Consummate Consumerist

New Straits Times 1993

His passion is consumerism, and in this Anwar Fazal has excelled many times over. ALINA RANEE speaks to an exceptional individual for whom consumer rights go hand-in-hand with responsibilities.

The first impression of Anwar Fazal, winner of the Right Livelihood and Global 500 awards among other prizes, is definitely a lasting one.

Attired in a brown geometric-print batik shirt for the early morning interview, Anwar emerges as a quiet, soft-spoken individual, yet one who is assertive when he has to be.

Born in 1941 in Sungai Bayor, a small hamlet in Perak, he studied economics, business administration and education at Universiti Malaya in Kuala Lumpur.

At least, he tried to study in between a hectic student leader's schedule.- Even in those days, he had honed considerable leadership and administrative skills – being president of the university's student union and also president of the National Union of Malaysian Students.

As fellow consumerists readily testify, "networking" has always been Anwar's forte.

He was actively involved in setting up several global consumer networks, among them Consumer Interpol, a global alert system monitoring hazardous products, processes and wastes; Pesticide Action Network (PAN), an organization which succeeded in lobbying for an international code on pesticide distribution and use; IBFAN, or the International Baby Food Action Network and the World Alliance for Breastfeeding Action (WABA), both effective in encouraging breastfeeding and controlling widespread promotion of baby milk powder.

Now the regional coordinator of Asia Pacific 2000, under the United Nations Development Programme (UNDP), Anwar's role involves bringing multifarious groups together, cutting across cultural, economic and organizational barriers, something that people who know him say he does exceedingly well.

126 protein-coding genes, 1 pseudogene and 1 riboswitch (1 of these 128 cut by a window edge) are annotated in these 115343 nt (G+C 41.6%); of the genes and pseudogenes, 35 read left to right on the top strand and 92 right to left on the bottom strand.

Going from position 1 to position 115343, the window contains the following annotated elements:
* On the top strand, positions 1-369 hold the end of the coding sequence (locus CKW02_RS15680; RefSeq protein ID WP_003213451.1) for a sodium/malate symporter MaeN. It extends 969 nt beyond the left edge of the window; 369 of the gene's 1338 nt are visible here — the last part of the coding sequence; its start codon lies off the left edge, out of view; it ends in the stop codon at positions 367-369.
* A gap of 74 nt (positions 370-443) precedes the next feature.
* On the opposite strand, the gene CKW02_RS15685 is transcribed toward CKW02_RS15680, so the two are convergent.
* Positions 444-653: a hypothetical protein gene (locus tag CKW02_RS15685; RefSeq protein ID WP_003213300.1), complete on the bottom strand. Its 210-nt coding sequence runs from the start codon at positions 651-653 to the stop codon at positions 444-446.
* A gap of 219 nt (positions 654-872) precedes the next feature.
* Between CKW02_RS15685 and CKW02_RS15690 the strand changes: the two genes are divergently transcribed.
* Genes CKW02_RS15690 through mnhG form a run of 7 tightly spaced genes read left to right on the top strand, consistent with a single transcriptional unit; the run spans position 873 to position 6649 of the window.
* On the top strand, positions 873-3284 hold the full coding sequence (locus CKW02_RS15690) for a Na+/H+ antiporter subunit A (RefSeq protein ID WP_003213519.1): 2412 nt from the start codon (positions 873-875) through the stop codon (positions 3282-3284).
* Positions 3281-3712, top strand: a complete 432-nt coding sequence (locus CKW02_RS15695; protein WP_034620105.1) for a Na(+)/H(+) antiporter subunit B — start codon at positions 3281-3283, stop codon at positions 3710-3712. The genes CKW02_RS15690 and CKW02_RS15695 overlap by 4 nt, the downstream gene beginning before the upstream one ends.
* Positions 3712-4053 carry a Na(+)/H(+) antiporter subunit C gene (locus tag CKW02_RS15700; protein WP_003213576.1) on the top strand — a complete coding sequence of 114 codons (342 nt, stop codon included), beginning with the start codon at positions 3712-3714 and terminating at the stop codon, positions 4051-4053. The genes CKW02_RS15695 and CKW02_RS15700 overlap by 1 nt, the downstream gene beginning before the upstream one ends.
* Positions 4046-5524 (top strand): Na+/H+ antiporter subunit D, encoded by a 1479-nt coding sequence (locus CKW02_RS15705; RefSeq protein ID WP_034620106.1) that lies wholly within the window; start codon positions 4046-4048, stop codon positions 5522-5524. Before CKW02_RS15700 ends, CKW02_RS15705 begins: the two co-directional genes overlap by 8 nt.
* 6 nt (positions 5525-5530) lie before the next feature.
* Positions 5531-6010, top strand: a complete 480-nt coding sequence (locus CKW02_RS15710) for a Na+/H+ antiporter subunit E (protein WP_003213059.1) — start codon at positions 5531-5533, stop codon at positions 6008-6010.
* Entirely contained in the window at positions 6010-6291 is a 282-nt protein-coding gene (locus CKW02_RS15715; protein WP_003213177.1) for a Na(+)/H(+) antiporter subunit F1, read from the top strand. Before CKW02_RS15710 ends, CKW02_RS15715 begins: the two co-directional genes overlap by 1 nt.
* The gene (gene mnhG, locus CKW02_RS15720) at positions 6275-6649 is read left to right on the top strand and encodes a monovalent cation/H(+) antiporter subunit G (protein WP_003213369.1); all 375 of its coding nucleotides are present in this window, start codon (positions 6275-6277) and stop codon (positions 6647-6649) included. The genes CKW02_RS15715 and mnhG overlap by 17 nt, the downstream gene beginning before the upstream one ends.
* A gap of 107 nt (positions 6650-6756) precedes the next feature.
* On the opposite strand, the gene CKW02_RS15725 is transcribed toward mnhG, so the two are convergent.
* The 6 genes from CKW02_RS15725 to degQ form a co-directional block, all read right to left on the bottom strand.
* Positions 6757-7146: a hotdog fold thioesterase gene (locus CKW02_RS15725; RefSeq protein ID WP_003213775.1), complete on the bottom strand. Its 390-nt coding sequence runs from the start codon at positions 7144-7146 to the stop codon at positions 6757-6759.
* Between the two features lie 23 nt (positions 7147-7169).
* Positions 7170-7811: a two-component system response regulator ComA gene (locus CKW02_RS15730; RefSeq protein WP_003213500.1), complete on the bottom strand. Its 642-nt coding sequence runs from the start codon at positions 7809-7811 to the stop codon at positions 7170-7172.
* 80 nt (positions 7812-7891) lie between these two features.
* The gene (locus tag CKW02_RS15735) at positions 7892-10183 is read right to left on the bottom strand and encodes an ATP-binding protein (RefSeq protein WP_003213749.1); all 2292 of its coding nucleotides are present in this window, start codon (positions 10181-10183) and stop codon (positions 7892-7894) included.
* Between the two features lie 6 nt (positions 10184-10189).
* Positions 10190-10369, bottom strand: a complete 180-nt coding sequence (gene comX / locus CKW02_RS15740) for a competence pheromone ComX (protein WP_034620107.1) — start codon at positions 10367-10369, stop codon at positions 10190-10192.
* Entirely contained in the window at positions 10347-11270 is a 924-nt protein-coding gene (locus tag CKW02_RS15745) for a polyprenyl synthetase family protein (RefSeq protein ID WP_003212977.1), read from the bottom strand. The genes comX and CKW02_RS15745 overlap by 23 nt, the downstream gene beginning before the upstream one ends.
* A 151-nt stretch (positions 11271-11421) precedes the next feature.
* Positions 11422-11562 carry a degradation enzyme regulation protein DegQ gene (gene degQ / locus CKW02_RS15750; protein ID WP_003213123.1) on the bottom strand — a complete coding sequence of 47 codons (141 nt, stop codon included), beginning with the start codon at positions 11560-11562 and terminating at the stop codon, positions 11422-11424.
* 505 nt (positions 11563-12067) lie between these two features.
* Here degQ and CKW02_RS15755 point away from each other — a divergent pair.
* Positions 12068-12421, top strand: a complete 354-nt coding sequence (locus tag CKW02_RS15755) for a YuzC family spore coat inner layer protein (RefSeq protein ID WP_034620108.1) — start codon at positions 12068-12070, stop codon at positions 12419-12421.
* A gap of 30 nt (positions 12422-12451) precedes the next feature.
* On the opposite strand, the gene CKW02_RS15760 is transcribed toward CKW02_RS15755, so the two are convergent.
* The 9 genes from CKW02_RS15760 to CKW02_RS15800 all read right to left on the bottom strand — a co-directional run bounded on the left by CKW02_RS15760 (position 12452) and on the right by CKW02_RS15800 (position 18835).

With a budget of US$2 million (RM5 million) spread over three years, the programme encompasses training, research, support for non-governmental organisations, and helping communities to meet the challenges of the urban environment. 'Anwar is adamant that action must begin at the community level. He favours the idea of a "State Of The Community Report" whereby the community sets its own targets and action plans, instead of having community development. Needs met in an ad hoc manner as is happening now.

If the country can have a five-year plan, so can the district and the community, he says. This would give people in the community some idea of the targets to work for, how far they have progressed since the last Plan review, and what initiatives they want to implement next. Under the late Tun Abdul Razak, some effort had been made in this direction but the idea has since died down.

Anwar says the UNDP is "trying out such a community action plan in India and the Philippines. If we can have a workable protocol and iron out any problems with it, the model can be applied in other countries too."